The January 2017 email said “the CLIENT claims that only dozen or so of these phones are present in the U.S.” and that “the CLIENT claims that double screen YotaPhones are often given by Russian government officials as gifts.”

“The phone close to President Trump apparently surfaced in April 2016 at the Trump Tower Network, and also at Wi-Fi used at Trump’s apartment at Grand Central Park West," the email says. "When Trump traveled to Michigan to interview a cabinet secretary the phone appeared with Trump."

The email claims Sussmann contended that “in December 2016 the phone disappeared from Trump Tower WiFi network and surfaced on EOB network.”

Sussmann said that from April 2016 through January 2017, the YotaPhone “made number of Wi-Fi calls to Moscow and St. Petersburg” and that “the calls made from Trump Tower WiFi Network” were Voice over Internet Protocol calls.

The special counsel said earlier this year that Sussmann “provided data which he claimed reflected purportedly suspicious DNS lookups by these entities of internet protocol addresses affiliated with a Russian mobile phone provider” during the CIA meeting that also “demonstrated that Trump and/or his associates were using supposedly rare, Russian-made wireless phones in the vicinity of the White House and other locations.”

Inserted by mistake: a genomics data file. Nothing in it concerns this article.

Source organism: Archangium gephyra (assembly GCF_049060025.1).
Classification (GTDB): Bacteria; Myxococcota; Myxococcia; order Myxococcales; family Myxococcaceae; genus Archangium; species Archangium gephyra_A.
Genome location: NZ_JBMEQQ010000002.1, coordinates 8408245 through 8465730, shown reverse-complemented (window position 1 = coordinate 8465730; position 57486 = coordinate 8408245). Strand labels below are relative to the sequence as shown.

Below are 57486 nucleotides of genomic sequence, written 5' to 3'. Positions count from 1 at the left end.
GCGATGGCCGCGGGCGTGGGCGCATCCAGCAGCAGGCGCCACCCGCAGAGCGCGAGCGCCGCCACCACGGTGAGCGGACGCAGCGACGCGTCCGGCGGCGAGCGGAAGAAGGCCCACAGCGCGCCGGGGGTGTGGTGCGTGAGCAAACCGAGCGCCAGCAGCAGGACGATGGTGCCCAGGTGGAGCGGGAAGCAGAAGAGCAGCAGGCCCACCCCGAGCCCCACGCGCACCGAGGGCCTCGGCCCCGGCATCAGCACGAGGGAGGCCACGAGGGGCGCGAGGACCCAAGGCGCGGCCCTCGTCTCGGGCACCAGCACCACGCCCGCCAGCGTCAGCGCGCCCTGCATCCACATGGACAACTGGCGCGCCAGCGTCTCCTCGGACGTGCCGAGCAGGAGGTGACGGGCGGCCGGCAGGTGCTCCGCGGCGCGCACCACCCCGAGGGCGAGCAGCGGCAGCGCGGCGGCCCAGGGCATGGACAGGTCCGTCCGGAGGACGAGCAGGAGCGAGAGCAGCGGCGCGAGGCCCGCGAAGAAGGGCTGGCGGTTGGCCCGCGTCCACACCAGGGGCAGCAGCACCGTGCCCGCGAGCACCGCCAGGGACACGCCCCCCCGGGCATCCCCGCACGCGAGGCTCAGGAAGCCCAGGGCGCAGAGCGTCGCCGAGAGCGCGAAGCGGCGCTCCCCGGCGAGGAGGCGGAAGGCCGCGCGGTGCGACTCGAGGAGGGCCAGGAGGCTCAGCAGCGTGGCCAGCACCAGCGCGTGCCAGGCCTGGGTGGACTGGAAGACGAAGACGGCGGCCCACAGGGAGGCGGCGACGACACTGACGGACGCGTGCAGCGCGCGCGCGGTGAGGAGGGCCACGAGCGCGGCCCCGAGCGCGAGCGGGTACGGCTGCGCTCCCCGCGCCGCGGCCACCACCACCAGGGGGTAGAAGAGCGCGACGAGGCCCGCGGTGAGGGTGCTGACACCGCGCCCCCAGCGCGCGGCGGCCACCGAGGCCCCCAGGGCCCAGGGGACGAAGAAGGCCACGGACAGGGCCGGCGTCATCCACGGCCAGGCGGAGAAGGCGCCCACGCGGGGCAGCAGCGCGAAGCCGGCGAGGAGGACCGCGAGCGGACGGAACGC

Durham revealed this year he has evidence Joffe “exploited” domain name system internet traffic at Trump Tower, Trump’s Central Park West apartment building, and the Executive Office of the President. The special counsel said Joffe exploited his company's access to data at a "high-ranking executive branch office" both before and after the 2016 election, meaning at least during the transition period.

The January 2017 email said Sussmann asserted that “his client did not want to provide this to the FBI.” Sussmann allegedly said his client “would most likely go to the New York Times” if there was no interest at the CIA.

Durham pointed out that Sussmann had pushed Alfa Bank claims to that outlet, as well as to the FBI and elsewhere, in the lead-up to the 2016 election.


The Special Counsel's Office previously said Joffe tasked university researchers with mining internet data to establish “an inference” and “narrative” to tie Trump to Russia, which Durham says Joffe believed would please certain “VIPs” — referring to the Clinton campaign.